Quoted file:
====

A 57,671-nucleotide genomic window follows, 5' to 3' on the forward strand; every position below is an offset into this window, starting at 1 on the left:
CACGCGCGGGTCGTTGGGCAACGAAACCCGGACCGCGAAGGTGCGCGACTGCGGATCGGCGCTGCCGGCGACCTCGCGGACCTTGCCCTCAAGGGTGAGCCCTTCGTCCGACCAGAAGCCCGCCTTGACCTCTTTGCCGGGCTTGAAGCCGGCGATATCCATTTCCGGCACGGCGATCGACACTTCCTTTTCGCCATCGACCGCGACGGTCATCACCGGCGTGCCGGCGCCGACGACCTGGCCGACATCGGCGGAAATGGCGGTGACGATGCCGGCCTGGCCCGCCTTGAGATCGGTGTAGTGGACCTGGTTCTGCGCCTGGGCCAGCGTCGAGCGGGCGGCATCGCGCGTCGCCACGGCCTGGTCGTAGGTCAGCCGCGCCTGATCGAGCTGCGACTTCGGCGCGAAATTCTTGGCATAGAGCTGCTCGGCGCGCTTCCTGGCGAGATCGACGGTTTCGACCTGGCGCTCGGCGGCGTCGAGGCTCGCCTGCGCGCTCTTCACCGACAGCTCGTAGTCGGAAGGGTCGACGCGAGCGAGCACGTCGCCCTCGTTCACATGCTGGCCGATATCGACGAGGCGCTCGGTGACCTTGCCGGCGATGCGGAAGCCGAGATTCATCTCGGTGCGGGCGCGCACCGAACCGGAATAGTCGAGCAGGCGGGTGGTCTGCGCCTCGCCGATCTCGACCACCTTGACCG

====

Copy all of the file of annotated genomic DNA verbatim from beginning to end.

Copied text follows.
A 57,671-nucleotide genomic window follows, 5' to 3' on the forward strand; every position below is an offset into this window, starting at 1 on the left:
CACGCGCGGGTCGTTGGGCAACGAAACCCGGACCGCGAAGGTGCGCGACTGCGGATCGGCGCTGCCGGCGACCTCGCGGACCTTGCCCTCAAGGGTGAGCCCTTCGTCCGACCAGAAGCCCGCCTTGACCTCTTTGCCGGGCTTGAAGCCGGCGATATCCATTTCCGGCACGGCGATCGACACTTCCTTTTCGCCATCGACCGCGACGGTCATCACCGGCGTGCCGGCGCCGACGACCTGGCCGACATCGGCGGAAATGGCGGTGACGATGCCGGCCTGGCCCGCCTTGAGATCGGTGTAGTGGACCTGGTTCTGCGCCTGGGCCAGCGTCGAGCGGGCGGCATCGCGCGTCGCCACGGCCTGGTCGTAGGTCAGCCGCGCCTGATCGAGCTGCGACTTCGGCGCGAAATTCTTGGCATAGAGCTGCTCGGCGCGCTTCCTGGCGAGATCGACGGTTTCGACCTGGCGCTCGGCGGCGTCGAGGCTCGCCTGCGCGCTCTTCACCGACAGCTCGTAGTCGGAAGGGTCGACGCGAGCGAGCACGTCGCCCTCGTTCACATGCTGGCCGATATCGACGAGGCGCTCGGTGACCTTGCCGGCGATGCGGAAGCCGAGATTCATCTCGGTGCGGGCGCGCACCGAACCGGAATAGTCGAGCAGGCGGGTGGTCTGCGCCTCGCCGATCTCGACCACCTTGACCG